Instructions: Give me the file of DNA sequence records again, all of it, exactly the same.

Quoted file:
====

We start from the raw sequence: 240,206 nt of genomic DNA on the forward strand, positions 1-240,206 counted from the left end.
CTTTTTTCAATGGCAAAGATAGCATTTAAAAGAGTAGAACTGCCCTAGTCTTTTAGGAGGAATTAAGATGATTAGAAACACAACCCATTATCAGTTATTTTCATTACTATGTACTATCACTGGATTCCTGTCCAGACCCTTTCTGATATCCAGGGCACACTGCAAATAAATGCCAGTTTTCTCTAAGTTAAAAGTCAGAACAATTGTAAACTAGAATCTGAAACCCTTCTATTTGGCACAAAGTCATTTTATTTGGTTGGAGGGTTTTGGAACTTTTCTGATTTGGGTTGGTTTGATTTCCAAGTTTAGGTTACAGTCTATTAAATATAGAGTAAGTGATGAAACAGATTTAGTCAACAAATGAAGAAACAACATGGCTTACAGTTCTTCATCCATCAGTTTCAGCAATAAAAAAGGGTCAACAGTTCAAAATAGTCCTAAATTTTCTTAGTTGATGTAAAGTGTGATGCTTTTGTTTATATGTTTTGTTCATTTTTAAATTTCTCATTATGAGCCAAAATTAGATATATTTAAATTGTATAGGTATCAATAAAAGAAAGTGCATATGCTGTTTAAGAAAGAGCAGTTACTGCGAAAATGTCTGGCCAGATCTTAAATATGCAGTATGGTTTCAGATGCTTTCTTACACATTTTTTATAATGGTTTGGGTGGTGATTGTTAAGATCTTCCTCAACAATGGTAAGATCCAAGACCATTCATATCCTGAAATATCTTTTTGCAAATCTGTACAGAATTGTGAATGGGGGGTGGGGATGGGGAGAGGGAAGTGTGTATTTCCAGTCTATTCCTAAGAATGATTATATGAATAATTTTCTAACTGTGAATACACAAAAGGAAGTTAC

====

We start from the raw sequence: 240,206 nt of genomic DNA on the forward strand, positions 1-240,206 counted from the left end.
CTTTTTTCAATGGCAAAGATAGCATTTAAAAGAGTAGAACTGCCCTAGTCTTTTAGGAGGAATTAAGATGATTAGAAACACAACCCATTATCAGTTATTTTCATTACTATGTACTATCACTGGATTCCTGTCCAGACCCTTTCTGATATCCAGGGCACACTGCAAATAAATGCCAGTTTTCTCTAAGTTAAAAGTCAGAACAATTGTAAACTAGAATCTGAAACCCTTCTATTTGGCACAAAGTCATTTTATTTGGTTGGAGGGTTTTGGAACTTTTCTGATTTGGGTTGGTTTGATTTCCAAGTTTAGGTTACAGTCTATTAAATATAGAGTAAGTGATGAAACAGATTTAGTCAACAAATGAAGAAACAACATGGCTTACAGTTCTTCATCCATCAGTTTCAGCAATAAAAAAGGGTCAACAGTTCAAAATAGTCCTAAATTTTCTTAGTTGATGTAAAGTGTGATGCTTTTGTTTATATGTTTTGTTCATTTTTAAATTTCTCATTATGAGCCAAAATTAGATATATTTAAATTGTATAGGTATCAATAAAAGAAAGTGCATATGCTGTTTAAGAAAGAGCAGTTACTGCGAAAATGTCTGGCCAGATCTTAAATATGCAGTATGGTTTCAGATGCTTTCTTACACATTTTTTATAATGGTTTGGGTGGTGATTGTTAAGATCTTCCTCAACAATGGTAAGATCCAAGACCATTCATATCCTGAAATATCTTTTTGCAAATCTGTACAGAATTGTGAATGGGGGGTGGGGATGGGGAGAGGGAAGTGTGTATTTCCAGTCTATTCCTAAGAATGATTATATGAATAATTTTCTAACTGTGAATACACAAAAGGAAGTTAC